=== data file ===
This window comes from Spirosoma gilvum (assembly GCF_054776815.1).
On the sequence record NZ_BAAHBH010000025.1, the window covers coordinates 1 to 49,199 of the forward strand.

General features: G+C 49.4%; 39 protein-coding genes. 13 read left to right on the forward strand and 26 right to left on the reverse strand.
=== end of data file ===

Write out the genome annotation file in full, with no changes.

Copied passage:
This window comes from Spirosoma gilvum (assembly GCF_054776815.1).
On the sequence record NZ_BAAHBH010000025.1, the window covers coordinates 1 to 49,199 of the forward strand.

General features: G+C 49.4%; 39 protein-coding genes. 13 read left to right on the forward strand and 26 right to left on the reverse strand.